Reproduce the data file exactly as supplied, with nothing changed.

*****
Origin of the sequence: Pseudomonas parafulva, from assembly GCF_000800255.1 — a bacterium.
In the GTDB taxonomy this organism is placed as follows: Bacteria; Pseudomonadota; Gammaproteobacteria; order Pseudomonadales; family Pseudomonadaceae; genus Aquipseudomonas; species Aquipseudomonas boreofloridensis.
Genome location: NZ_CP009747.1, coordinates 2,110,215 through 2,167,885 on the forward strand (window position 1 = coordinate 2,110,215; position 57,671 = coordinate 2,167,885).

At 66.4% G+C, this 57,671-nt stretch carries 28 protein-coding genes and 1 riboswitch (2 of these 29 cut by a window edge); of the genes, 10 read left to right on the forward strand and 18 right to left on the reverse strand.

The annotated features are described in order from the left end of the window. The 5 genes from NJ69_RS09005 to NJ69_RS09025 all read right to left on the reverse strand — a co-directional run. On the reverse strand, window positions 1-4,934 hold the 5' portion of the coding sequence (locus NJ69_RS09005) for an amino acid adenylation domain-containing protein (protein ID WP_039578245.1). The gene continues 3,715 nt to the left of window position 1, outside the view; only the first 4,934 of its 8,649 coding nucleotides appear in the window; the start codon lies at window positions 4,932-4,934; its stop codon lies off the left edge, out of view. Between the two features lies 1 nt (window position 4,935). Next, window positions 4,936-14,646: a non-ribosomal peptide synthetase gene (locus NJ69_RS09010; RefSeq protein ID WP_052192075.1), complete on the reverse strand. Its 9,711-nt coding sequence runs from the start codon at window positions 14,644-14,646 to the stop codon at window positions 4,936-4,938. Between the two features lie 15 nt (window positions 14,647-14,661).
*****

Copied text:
Origin of the sequence: Pseudomonas parafulva, from assembly GCF_000800255.1 — a bacterium.
In the GTDB taxonomy this organism is placed as follows: Bacteria; Pseudomonadota; Gammaproteobacteria; order Pseudomonadales; family Pseudomonadaceae; genus Aquipseudomonas; species Aquipseudomonas boreofloridensis.
Genome location: NZ_CP009747.1, coordinates 2,110,215 through 2,167,885 on the forward strand (window position 1 = coordinate 2,110,215; position 57,671 = coordinate 2,167,885).

At 66.4% G+C, this 57,671-nt stretch carries 28 protein-coding genes and 1 riboswitch (2 of these 29 cut by a window edge); of the genes, 10 read left to right on the forward strand and 18 right to left on the reverse strand.

The annotated features are described in order from the left end of the window. The 5 genes from NJ69_RS09005 to NJ69_RS09025 all read right to left on the reverse strand — a co-directional run. On the reverse strand, window positions 1-4,934 hold the 5' portion of the coding sequence (locus NJ69_RS09005) for an amino acid adenylation domain-containing protein (protein ID WP_039578245.1). The gene continues 3,715 nt to the left of window position 1, outside the view; only the first 4,934 of its 8,649 coding nucleotides appear in the window; the start codon lies at window positions 4,932-4,934; its stop codon lies off the left edge, out of view. Between the two features lies 1 nt (window position 4,935). Next, window positions 4,936-14,646: a non-ribosomal peptide synthetase gene (locus NJ69_RS09010; RefSeq protein ID WP_052192075.1), complete on the reverse strand. Its 9,711-nt coding sequence runs from the start codon at window positions 14,644-14,646 to the stop codon at window positions 4,936-4,938. Between the two features lie 15 nt (window positions 14,647-14,661).